What can explain the success of science as an endeavor for getting closer to truth? Does science simply represent a successful methodology, or is it something more?
In The Scientific Attitude: Defending Science from Denial, Fraud, and Pseudoscience
(MIT Press, 2019), Lee McIntyre addresses recent attacks on science in areas such as climate change, vaccination, and even belief that the world is flat by explaining why science is a culture built around a “scientific attitude” that embraces evidence and a willingness to change beliefs based on where evidence leads.
What does it mean for science education if the success of science derives as much from attitude as it does from methodology? And can science provide a model for other truth-seeking endeavors?
Join us for a conversation that draws together ideas from science, philosophy, and education and applies them to the most important issues we face as a society.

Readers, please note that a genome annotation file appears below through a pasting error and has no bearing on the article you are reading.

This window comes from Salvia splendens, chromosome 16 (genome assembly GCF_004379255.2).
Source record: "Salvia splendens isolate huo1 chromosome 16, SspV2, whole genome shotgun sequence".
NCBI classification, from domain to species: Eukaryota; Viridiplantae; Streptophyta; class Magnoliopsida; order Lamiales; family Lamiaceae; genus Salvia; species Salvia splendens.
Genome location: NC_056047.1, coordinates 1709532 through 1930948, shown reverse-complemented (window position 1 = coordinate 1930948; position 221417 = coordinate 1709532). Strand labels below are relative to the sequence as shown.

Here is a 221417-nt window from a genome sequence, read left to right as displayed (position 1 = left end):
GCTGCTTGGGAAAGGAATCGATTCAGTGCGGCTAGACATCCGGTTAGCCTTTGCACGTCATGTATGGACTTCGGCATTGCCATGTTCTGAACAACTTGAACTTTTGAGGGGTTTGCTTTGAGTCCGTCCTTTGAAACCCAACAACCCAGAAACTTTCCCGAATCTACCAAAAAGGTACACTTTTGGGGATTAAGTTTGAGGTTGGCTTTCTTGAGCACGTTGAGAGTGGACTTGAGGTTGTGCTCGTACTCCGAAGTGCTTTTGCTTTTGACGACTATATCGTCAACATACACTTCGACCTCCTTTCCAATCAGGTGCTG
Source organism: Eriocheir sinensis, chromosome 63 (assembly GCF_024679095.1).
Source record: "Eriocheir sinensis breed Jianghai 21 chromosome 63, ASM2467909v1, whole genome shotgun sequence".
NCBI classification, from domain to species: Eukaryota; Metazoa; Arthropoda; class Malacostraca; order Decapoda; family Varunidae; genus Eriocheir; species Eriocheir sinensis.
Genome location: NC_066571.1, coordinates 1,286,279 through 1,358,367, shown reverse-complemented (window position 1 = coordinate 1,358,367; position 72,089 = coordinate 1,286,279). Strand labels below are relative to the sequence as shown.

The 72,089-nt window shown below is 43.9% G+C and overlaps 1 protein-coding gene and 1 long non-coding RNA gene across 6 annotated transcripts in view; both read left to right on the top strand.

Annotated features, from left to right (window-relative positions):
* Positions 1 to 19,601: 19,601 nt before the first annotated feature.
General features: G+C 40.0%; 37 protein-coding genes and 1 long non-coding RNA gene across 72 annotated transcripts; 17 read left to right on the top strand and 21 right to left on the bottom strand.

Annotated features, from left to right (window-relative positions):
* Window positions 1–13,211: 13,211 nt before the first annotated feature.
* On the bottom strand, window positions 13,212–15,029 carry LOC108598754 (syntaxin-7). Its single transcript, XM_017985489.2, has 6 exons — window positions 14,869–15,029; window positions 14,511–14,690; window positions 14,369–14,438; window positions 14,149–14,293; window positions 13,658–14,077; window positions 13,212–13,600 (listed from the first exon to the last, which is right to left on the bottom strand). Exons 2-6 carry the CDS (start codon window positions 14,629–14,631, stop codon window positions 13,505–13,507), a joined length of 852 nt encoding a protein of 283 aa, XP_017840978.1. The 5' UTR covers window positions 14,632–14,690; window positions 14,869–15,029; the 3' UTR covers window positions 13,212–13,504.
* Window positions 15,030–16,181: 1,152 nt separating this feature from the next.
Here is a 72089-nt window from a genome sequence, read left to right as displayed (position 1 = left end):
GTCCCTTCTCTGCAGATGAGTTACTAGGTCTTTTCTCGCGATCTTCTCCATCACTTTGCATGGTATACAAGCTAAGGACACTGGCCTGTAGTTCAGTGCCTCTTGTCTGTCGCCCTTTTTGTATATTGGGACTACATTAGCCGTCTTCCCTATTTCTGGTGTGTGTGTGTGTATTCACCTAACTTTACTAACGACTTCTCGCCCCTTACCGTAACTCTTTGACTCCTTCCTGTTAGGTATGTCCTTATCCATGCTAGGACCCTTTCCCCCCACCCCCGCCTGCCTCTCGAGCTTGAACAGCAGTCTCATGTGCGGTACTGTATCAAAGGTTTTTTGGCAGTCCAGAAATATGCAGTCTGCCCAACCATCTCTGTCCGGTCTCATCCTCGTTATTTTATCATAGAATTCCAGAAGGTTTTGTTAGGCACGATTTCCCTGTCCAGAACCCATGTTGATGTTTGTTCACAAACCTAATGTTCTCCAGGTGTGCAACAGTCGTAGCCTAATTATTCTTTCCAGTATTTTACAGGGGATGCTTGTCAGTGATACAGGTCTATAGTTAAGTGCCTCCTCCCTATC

is a Research Fellow at the Center for Philosophy and History of Science at Boston University and an Instructor in Ethics at Harvard Extension School.
Jonathan Haber is an educational researcher and consultant working at the intersection of pedagogy, technology, and educational policy. His books include MOOCS and Critical Thinking from MIT Press and his LogicCheck project analyzes the reasoning behind the news of the day. You can read more about Jonathan’s work at http://www.degreeoffreedom.org.